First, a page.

UKECRF roundup

Posted 2nd March 2021 by Dave Cross
The UK E-Cigarette Research Forum (UKECRF) is an initiative developed by Cancer Research UK in partnership with Public Health England (PHE) and the UK Centre for Tobacco and Alcohol Studies (UKCTAS). Among other things, it brings together genuine experts to look at research related to vaping and tobacco harm reduction.

The UKECRF [link] provides monthly updates aiming giving an overview of new vape. They are aimed at researchers, policy makers, health professionals and anyone else with an interest in tobacco harm reduction. The authors point out that the studies they present are but a snapshot of all the papers published over the last month.

Effect of Pod e-Cigarettes vs Cigarettes on Carcinogen Exposure Among African American and Latinx Smokers: A Randomized Clinical Trial [link]

American researchers looked at the harm reduction potential of vaping vs combustible cigarettes. They concluded that ecigs “may be an inclusive harm reduction strategy for African American and Latinx smokers”.

Moreover, smokers who completely switched to vaping Juul pods experienced greater reductions in blood pressure and improved lung function compared to dual users.

UKECRF pointed out that as the research subjects, “received a financial reward for attending follow-ups. Therefore, the outcomes may not be generalisable to a real-life situation,” and, “the sample consisted mainly of ‘light smokers’, whose average cigarette consumption was lower than the general population. Therefore, the results may not be generalisable to heavier smokers.”

Socio-economic distribution of e-cigarette use among recent former regular smokers and current smokers at ages 25-26 in England [link]

University College London’s Thierry Gagné and Jamie Brown considered how vaping can potentially help young adult smokers to quit smoking from a socio-economic perspective. They concluded: “Among young adult smokers in England, lower-status occupational groups were more likely to use e-cigarettes on a non-daily basis than to have never used compared with higher status occupational groups. Compared with people in full-time employment, those without employment were less likely to use e-cigarettes daily than to have never used.”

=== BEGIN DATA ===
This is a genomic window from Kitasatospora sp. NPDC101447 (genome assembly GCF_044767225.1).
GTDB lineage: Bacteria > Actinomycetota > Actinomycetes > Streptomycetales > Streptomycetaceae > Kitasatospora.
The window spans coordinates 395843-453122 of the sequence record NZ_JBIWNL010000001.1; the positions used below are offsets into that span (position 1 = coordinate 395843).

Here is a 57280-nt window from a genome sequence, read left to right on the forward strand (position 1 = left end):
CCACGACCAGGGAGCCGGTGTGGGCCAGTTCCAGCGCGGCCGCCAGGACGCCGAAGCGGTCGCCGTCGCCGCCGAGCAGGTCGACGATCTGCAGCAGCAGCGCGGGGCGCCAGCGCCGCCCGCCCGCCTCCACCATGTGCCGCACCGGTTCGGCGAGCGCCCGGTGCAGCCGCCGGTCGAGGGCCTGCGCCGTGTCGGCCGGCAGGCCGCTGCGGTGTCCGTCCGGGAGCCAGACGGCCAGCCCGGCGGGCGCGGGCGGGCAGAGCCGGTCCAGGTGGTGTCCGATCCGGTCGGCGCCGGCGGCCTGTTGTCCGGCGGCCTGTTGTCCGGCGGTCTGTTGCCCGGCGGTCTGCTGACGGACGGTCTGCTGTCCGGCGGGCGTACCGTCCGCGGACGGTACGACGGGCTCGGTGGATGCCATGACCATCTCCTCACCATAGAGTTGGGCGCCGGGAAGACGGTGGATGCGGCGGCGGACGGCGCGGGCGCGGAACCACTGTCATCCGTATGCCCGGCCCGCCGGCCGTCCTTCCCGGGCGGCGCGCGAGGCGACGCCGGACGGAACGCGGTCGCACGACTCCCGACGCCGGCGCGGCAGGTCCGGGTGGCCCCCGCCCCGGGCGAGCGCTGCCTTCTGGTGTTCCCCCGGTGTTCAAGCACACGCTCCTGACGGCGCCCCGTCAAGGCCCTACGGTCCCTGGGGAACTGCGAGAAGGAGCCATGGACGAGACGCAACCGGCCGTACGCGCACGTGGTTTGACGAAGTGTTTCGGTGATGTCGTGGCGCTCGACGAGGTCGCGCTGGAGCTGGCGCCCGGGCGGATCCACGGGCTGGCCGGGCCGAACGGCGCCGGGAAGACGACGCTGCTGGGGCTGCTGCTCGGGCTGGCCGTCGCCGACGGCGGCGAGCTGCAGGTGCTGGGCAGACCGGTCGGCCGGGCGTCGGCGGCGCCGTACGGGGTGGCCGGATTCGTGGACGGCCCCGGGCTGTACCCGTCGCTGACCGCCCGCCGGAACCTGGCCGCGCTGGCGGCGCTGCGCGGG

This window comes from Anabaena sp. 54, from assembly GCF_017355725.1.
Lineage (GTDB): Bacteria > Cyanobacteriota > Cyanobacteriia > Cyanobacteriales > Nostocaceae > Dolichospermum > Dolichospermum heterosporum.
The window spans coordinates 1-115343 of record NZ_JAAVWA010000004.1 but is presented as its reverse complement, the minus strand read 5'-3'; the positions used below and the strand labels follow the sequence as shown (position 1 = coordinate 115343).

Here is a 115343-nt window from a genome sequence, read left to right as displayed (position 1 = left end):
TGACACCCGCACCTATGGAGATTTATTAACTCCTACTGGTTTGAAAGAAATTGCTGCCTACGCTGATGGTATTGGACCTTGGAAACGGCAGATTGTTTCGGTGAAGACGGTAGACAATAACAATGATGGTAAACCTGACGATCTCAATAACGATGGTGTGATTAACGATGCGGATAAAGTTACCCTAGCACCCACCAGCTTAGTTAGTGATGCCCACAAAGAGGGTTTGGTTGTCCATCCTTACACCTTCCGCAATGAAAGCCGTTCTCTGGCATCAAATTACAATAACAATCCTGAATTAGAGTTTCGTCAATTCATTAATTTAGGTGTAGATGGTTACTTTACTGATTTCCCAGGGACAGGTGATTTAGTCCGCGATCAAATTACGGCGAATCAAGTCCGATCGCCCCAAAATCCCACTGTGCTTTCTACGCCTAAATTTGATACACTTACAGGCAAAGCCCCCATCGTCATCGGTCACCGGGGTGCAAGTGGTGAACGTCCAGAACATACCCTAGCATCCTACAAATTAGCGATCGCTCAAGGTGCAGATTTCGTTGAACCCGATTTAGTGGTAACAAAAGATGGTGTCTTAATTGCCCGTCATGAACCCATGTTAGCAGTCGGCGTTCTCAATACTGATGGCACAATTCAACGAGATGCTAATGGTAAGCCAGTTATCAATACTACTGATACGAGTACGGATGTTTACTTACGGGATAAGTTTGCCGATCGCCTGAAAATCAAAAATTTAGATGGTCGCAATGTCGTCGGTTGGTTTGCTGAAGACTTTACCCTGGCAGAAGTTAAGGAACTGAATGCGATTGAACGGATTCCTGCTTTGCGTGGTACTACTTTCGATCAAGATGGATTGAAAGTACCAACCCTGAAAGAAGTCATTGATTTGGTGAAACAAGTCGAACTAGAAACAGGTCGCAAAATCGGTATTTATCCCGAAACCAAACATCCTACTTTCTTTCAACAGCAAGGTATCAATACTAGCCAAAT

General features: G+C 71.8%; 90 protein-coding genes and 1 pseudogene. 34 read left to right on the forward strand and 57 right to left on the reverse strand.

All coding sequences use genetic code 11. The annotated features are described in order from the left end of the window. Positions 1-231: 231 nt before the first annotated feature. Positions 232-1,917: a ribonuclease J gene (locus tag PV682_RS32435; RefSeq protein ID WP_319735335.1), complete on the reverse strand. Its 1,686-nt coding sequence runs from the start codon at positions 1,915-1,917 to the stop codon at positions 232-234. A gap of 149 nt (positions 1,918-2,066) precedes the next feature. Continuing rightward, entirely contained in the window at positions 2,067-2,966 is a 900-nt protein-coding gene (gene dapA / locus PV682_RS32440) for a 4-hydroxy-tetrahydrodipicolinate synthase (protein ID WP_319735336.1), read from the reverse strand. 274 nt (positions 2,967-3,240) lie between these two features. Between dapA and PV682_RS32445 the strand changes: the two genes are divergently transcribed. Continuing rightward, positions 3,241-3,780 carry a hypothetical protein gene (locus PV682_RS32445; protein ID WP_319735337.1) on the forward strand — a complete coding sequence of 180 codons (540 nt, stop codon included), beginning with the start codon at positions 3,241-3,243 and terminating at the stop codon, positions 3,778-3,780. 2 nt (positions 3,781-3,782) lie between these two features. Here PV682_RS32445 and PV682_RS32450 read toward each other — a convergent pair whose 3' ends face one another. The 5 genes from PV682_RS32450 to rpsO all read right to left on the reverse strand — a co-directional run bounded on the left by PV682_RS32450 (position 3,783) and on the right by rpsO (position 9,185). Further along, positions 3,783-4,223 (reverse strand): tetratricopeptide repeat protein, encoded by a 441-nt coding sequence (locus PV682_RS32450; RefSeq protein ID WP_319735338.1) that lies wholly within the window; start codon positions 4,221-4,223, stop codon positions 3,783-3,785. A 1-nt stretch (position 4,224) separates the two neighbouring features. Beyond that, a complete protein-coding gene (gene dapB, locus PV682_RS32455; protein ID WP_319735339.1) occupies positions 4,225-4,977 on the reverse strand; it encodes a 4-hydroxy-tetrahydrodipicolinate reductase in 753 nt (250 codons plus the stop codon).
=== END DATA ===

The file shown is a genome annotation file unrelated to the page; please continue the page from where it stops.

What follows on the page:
The Electronic Cigarette Company

UKECRF commented: “Since data collection in 2015-2016, the tobacco products directive (TPD) has been implemented, new e-cigarette devices have become available, and other tobacco control efforts have been introduced. Therefore, the results may not be reflective of the current environment.”

Nicotine delivery and user reactions to Juul EU (20 mg/ml) compared with Juul US (59 mg/ml), cigarettes and other e-cigarette products [link]

The team’s objective was to “compare the pharmacokinetic profile and user ratings of Juul EU, Juul US, cigarettes and other e-cigarette products.” The Queen Mary University quintet included Peter Hajek – the man behind the ground-breaking gold standard efficacy study showing vaping is twice as good as NRT.

The findings raised the issue of the 20mg/ml limit currently in place in the UK, concluding: “Juul EU delivers much less nicotine to users than Juul US. It may thus have more limited potential to help smokers quit.”

UKECRF believes longer term follow-up studies are required to determine if the effects are sustained over time or in participants who solely use e-cigarettes. It also contended that as the work only focussed on tobacco flavour products, other flavours may have changed the outcome or had an impact on the participants rating section.

The full roundup for January can be found here.

Vape Club

Other studies:

Patterns of use




Harms and harm reduction




 Dave Cross
Article by Dave Cross
Freelance writer, physicist, karateka, motorbikes, and dog walker
Legion of Vapers